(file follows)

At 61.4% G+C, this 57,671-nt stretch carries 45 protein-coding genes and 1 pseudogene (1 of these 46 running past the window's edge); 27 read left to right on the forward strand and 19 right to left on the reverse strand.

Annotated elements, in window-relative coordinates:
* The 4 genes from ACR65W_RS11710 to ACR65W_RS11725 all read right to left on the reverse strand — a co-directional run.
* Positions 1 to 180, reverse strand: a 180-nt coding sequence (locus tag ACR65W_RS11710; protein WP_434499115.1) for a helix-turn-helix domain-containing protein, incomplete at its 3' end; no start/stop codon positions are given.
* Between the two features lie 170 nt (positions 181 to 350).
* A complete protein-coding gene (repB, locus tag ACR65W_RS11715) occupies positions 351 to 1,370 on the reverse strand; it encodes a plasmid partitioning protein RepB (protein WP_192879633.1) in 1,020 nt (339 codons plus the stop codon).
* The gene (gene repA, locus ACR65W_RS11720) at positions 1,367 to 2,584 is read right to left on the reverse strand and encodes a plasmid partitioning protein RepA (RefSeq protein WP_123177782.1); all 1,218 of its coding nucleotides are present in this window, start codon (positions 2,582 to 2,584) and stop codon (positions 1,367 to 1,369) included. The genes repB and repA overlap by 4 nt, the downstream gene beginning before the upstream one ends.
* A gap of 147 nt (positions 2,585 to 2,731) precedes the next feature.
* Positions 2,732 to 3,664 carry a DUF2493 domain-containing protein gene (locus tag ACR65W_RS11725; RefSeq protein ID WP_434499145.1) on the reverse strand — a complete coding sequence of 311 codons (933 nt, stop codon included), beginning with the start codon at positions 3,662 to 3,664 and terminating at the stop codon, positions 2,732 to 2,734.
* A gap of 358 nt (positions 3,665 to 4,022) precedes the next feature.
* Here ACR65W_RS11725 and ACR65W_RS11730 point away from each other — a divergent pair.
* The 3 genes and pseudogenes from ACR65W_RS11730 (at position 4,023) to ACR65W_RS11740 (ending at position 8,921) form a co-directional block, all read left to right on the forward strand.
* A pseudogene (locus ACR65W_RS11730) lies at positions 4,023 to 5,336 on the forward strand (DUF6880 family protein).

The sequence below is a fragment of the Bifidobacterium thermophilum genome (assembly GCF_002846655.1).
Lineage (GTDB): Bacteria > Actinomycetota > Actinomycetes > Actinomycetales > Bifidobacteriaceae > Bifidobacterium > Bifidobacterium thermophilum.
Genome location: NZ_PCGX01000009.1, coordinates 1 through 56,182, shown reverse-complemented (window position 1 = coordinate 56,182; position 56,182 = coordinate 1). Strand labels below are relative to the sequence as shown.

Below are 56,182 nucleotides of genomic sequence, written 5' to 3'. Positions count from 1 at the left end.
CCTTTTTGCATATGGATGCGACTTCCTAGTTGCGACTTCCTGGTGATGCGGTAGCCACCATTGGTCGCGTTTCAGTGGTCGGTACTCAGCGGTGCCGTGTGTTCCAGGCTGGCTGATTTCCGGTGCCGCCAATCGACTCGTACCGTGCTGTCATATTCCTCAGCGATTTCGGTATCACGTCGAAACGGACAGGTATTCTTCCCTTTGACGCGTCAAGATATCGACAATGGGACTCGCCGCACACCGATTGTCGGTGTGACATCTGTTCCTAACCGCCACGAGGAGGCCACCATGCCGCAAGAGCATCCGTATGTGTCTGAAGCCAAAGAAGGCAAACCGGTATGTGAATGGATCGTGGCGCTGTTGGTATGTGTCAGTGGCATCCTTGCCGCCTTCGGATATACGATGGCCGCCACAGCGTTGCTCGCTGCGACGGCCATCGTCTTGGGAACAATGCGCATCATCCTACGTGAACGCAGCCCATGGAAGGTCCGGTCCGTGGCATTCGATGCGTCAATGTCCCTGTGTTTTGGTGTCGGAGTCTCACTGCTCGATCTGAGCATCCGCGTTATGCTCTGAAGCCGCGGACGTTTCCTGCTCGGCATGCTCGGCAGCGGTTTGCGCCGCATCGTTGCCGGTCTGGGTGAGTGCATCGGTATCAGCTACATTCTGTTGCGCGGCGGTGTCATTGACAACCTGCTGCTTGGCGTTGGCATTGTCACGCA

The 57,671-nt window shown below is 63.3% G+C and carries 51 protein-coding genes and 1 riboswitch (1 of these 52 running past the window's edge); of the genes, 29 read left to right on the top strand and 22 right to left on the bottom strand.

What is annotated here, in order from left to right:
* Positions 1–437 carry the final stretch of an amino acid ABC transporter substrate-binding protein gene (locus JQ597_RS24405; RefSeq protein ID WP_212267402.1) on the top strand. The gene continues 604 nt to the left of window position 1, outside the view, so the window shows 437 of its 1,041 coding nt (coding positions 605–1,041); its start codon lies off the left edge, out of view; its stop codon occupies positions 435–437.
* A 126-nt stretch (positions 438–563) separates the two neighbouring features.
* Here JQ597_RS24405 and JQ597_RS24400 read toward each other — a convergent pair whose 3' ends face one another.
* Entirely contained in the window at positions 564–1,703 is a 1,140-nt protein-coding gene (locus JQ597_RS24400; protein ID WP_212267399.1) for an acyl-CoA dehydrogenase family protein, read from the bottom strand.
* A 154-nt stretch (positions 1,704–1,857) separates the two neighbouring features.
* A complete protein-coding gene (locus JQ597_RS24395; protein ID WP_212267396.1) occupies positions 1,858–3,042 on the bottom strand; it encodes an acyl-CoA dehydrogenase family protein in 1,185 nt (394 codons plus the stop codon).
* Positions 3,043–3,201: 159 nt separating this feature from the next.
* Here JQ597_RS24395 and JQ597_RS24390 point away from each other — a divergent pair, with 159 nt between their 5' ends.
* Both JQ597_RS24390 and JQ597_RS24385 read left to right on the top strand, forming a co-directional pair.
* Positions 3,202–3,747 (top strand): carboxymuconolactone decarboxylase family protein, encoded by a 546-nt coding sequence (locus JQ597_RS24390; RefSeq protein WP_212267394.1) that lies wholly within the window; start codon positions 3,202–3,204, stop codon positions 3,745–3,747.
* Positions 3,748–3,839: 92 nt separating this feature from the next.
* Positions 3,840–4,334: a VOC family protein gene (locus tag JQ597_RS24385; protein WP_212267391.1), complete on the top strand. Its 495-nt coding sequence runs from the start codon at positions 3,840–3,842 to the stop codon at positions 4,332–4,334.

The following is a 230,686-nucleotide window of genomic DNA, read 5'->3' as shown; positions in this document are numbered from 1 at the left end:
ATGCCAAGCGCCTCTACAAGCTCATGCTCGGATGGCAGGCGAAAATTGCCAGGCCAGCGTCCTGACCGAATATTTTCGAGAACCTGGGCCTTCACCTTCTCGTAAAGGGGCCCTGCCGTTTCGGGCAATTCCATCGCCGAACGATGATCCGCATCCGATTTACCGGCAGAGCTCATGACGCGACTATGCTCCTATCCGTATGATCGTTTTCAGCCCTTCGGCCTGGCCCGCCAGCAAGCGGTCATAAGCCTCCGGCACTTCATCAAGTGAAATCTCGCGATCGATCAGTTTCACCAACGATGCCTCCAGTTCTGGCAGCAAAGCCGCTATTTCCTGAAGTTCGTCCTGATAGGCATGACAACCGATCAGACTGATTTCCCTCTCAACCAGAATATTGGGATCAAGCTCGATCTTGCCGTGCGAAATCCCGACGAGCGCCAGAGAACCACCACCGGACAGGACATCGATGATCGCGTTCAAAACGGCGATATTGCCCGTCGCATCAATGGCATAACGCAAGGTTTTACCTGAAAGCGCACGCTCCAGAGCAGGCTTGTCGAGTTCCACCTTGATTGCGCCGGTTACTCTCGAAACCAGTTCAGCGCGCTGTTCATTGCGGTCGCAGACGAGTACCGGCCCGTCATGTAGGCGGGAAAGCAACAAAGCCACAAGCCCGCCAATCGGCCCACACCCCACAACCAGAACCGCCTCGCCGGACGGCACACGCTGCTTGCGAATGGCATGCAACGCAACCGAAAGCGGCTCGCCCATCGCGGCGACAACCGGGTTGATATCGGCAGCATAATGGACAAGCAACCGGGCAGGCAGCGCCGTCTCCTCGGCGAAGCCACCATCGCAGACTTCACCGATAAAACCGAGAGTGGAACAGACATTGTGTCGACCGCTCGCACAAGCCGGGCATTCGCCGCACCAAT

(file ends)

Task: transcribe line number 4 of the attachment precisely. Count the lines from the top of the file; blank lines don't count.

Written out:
* Positions 1 to 180, reverse strand: a 180-nt coding sequence (locus tag ACR65W_RS11710; protein WP_434499115.1) for a helix-turn-helix domain-containing protein, incomplete at its 3' end; no start/stop codon positions are given.